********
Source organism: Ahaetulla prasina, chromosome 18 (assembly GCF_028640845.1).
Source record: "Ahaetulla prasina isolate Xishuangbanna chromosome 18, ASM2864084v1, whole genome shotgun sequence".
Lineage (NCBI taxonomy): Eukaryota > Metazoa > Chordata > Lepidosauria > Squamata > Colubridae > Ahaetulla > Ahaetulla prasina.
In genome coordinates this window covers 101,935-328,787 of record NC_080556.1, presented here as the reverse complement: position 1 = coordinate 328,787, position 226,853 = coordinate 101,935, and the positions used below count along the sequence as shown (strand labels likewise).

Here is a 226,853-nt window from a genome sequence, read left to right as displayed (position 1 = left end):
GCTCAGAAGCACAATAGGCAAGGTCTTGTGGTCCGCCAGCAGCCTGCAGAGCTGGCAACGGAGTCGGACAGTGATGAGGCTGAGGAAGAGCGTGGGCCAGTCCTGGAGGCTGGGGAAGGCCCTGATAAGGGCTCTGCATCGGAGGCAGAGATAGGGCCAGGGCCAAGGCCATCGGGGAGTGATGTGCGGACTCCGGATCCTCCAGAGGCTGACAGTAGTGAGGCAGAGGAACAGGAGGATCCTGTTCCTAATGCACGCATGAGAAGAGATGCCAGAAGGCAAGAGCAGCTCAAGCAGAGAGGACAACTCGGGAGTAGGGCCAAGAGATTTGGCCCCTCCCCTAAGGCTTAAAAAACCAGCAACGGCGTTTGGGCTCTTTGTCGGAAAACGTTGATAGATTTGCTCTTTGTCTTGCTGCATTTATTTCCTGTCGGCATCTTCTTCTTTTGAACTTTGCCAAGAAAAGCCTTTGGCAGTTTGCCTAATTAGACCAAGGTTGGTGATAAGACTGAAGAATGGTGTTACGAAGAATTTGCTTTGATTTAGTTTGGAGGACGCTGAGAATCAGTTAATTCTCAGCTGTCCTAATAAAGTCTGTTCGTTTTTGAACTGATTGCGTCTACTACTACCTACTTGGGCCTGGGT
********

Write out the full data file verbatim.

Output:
Source organism: Ahaetulla prasina, chromosome 18 (assembly GCF_028640845.1).
Source record: "Ahaetulla prasina isolate Xishuangbanna chromosome 18, ASM2864084v1, whole genome shotgun sequence".
Lineage (NCBI taxonomy): Eukaryota > Metazoa > Chordata > Lepidosauria > Squamata > Colubridae > Ahaetulla > Ahaetulla prasina.
In genome coordinates this window covers 101,935-328,787 of record NC_080556.1, presented here as the reverse complement: position 1 = coordinate 328,787, position 226,853 = coordinate 101,935, and the positions used below count along the sequence as shown (strand labels likewise).

Here is a 226,853-nt window from a genome sequence, read left to right as displayed (position 1 = left end):
GCTCAGAAGCACAATAGGCAAGGTCTTGTGGTCCGCCAGCAGCCTGCAGAGCTGGCAACGGAGTCGGACAGTGATGAGGCTGAGGAAGAGCGTGGGCCAGTCCTGGAGGCTGGGGAAGGCCCTGATAAGGGCTCTGCATCGGAGGCAGAGATAGGGCCAGGGCCAAGGCCATCGGGGAGTGATGTGCGGACTCCGGATCCTCCAGAGGCTGACAGTAGTGAGGCAGAGGAACAGGAGGATCCTGTTCCTAATGCACGCATGAGAAGAGATGCCAGAAGGCAAGAGCAGCTCAAGCAGAGAGGACAACTCGGGAGTAGGGCCAAGAGATTTGGCCCCTCCCCTAAGGCTTAAAAAACCAGCAACGGCGTTTGGGCTCTTTGTCGGAAAACGTTGATAGATTTGCTCTTTGTCTTGCTGCATTTATTTCCTGTCGGCATCTTCTTCTTTTGAACTTTGCCAAGAAAAGCCTTTGGCAGTTTGCCTAATTAGACCAAGGTTGGTGATAAGACTGAAGAATGGTGTTACGAAGAATTTGCTTTGATTTAGTTTGGAGGACGCTGAGAATCAGTTAATTCTCAGCTGTCCTAATAAAGTCTGTTCGTTTTTGAACTGATTGCGTCTACTACTACCTACTTGGGCCTGGGT